# An attempt at explaining Decidable Equality

## Introduction

If you’re just getting started with Idris, you might have heard that it is
possible to prove things in Idris. But how does that make any sense? We can
certainly write *tests* in programs, but how on earth do you “prove” something??
4 years after I encountered Idris, I’m not sure I’d necessarily say I *get it*.
But I do know a lot more than I started out with! And having tried to explain
this to various people, both friends and family, hopefully I can write something
at least semi-coherent which provides a nice explanation.

By the way, this post is also a Literate Idris file, which means you can load the markdown it’s based on at the REPL and try using the functions it defines!

## What we’re aiming for

The goal at the end of this journey, is to be able to write the `Dec`

interface
(which models properties that either provably hold or provably *cannot* hold)
and some instances of it. However, in order to do this we need to understand and
implement certain other things like `Equal`

and `Void`

.

Worry not! This will all become clear in due course!

## Hiding the built-in stuff

Since proofs and decidable equality are somewhat fundamental to Idris, there are a lot of definitions provided by default. But we want to understand these, not just use them, so let’s start by hiding these defaults in order to implement our own:

```
module DecEqIntro
%hide (==)
%hide (===)
%hide Void
%hide Prelude.Not
%hide Prelude.Dec
%hide Prelude.Uninhabited
%hide Builtin.Equal
%hide Builtin.Refl
%hide Builtin.sym
%hide Prelude.prim__void
%hide Prelude.void
%hide Prelude.absurd
%default total
```

## Fundamentals

Rather than jumping in at the deep end and trying to implement `DecEq`

immediately (alongside everything that we’ll need for it), let’s start with a
couple of fundamental concepts. These can be difficult to wrap your head around
in their own right, so it’s worth taking a moment to go through them. We’ll
start with what is (hopefully) familiar ground: non-dependent types.

### Non-dependent types promise nothing

If you’ve done some functional programming before, you might have seen something along these lines as the type of boolean equality:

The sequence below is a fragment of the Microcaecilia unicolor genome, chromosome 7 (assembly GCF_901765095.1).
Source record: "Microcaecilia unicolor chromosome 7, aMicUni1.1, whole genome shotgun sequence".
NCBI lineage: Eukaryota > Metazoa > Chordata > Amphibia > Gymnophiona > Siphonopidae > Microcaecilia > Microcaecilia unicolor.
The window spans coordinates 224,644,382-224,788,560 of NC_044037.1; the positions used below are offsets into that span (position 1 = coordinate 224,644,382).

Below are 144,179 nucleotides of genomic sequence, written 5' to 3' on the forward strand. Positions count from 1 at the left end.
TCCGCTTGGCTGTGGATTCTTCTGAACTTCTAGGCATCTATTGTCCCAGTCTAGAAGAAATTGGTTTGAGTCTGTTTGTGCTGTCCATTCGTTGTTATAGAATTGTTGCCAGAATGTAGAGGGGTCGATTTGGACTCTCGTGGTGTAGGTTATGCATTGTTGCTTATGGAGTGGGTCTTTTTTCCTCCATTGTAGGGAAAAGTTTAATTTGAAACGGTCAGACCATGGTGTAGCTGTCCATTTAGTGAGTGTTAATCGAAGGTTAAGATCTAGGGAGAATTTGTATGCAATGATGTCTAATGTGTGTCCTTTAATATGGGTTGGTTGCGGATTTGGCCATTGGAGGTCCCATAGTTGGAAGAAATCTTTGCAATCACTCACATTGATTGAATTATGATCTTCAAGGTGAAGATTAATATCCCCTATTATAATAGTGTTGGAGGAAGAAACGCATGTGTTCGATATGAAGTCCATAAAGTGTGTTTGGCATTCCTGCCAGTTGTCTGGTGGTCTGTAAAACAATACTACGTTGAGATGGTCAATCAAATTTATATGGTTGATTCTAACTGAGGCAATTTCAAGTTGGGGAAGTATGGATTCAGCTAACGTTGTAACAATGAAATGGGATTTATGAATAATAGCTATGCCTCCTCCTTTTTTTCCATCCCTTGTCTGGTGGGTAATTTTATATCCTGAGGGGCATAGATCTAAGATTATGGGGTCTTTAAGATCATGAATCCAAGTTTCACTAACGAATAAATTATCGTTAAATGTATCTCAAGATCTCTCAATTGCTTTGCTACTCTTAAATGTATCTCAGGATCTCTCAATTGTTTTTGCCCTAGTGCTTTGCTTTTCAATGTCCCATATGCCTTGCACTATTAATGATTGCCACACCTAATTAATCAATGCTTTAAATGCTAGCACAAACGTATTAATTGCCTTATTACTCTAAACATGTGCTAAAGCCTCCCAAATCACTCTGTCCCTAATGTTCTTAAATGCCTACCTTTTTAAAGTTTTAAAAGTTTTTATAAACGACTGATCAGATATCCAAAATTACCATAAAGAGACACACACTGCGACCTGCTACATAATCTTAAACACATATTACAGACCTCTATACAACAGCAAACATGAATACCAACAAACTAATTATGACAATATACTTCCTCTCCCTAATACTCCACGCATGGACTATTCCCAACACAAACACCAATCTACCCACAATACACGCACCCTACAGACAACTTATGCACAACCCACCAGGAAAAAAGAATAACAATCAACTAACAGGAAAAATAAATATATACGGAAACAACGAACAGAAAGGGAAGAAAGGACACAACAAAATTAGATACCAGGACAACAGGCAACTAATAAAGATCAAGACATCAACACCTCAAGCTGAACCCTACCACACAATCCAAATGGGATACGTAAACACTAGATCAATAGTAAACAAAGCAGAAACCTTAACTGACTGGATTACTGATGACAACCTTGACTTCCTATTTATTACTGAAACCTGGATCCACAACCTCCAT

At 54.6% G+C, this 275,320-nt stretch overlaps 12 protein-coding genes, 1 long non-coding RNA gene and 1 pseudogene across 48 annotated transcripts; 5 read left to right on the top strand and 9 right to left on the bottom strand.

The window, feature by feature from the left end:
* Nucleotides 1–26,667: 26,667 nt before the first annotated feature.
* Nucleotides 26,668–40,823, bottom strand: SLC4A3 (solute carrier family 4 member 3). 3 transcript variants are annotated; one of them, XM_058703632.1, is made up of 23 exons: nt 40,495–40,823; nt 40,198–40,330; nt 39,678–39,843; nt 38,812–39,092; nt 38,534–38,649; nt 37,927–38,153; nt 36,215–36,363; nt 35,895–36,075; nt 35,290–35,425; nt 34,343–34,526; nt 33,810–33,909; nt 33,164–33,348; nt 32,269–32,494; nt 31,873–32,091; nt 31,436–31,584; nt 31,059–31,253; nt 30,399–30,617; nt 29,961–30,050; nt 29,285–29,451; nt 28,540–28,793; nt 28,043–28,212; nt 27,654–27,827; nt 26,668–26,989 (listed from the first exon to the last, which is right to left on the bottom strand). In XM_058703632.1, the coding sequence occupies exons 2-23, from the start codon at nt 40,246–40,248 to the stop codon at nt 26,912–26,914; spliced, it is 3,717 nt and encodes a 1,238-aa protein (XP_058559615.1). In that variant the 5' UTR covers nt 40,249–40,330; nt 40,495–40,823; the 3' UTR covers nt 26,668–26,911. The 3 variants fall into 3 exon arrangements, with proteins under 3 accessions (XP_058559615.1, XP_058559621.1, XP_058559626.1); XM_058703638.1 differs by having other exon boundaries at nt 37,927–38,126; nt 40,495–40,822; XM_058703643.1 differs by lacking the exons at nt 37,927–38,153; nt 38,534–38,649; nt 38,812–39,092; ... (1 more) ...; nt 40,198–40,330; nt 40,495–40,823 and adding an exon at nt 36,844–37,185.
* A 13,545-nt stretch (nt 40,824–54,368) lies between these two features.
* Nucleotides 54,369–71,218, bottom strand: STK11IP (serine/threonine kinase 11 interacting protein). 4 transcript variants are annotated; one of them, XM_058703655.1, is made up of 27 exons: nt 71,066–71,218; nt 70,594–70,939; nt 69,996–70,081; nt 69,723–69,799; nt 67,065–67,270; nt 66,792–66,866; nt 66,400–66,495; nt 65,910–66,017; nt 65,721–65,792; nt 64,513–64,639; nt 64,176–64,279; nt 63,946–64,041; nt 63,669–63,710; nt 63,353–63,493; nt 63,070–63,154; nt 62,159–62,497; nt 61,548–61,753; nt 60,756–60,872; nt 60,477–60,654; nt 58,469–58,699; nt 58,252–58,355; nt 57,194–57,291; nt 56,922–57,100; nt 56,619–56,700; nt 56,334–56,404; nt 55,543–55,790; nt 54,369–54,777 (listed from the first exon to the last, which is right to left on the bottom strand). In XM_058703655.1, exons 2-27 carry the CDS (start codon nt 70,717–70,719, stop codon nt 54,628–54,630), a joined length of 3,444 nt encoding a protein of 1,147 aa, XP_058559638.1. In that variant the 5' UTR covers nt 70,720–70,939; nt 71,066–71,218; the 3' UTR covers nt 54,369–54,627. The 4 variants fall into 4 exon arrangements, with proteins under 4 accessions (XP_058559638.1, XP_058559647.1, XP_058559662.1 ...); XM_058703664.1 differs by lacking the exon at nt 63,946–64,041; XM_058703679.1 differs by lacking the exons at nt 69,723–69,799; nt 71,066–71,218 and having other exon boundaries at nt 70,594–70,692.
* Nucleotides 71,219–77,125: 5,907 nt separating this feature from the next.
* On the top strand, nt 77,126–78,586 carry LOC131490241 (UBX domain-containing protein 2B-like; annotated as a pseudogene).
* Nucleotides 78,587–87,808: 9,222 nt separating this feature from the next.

```
(==) : Eq ty => ty -> ty -> Bool
```

This defines the `==`

operator, which allows us to compare two instances of a
type `ty`

for boolean equality (i.e. `True`

or `False`

), provided that the type
actually has a notion of “equals” (this what the interface constraint `Eq ty =>`

does).

There’s only one small problem with this: It doesn’t keep us from doing silly things:

```
namespace Nat
export
(==) : Nat -> Nat -> Bool
(==) Z Z = False
(==) Z (S j) = True
(==) (S k) Z = True
(==) (S k) (S j) = False
```

This clearly makes no sense in terms of what anyone would normally understand by
`(==)`

, but as far as the type-checker is concerned, it is a valid
implementation: We’ve taken 2 `Nat`

s and returned a `Bool`

, just like we said we
would in the type declaration.

Now, you could definitely argue that nobody in their right mind would implement
`(==)`

like this, and you’d definitely be right (or I really hope you would).
And anyone who tried to use this `(==)`

function would be thoroughly confused.
But the point is that there is nothing in the *type* of the function which
prevents us from doing silly things. In that sense, the type promises nothing
about the return value of the function. This isn’t great…

Fortunately, with *dependent* types (types which can depend on values) we can
define some stronger type-level guarantees.

### The idea of proofs in Idris

Let’s start by trying to explain *how* we can have “proofs” in code. I’m going
to try to explain this using a real-world parallel: bronze.

Bronze is an alloy made up of tin and copper, which revolutionised humanity’s tools around 3500 BCE (at the cost of stone chippers going the way of the saber-tooth tiger). Since we know that bronze requires access to tin and copper, if you find some old artefacts made of bronze, you know that whomever made the artefacts must have had access to tin and copper.

In that sense, the existence of bronze “proves” the existence of some tin and copper. Let’s relate that back to Idris by defining some datatypes:

```
public export
data Tin = Sn
public export
data Copper = Cu
public export
data Bronze : Type where
MkBronze : Tin -> Copper -> Bronze
```

We can create something of type `Tin`

with the `Sn`

constructor, and something
of type `Copper`

with the `Cu`

constructor. So far so good. The `MkBronze`

constructor is where things get interesting!

The `MkBronze`

constructor takes two arguments: one of type `Tin`

and one of
type `Copper`

and returns something of type `Bronze`

. If we think of
constructors as special functions, we know that in order to call this `MkBronze`

function we need to provide it with its required arguments (that’s just how
functions work). So to create something of type `Bronze`

, we’d first need to
have some things of type `Tin`

and type `Copper`

which we could pass to the
`MkBronze`

function. Are you starting to see where I’m getting with this? : )

#### Proof by existence

Let’s take the leap to proofs! If we have something of type `Bronze`

, we have a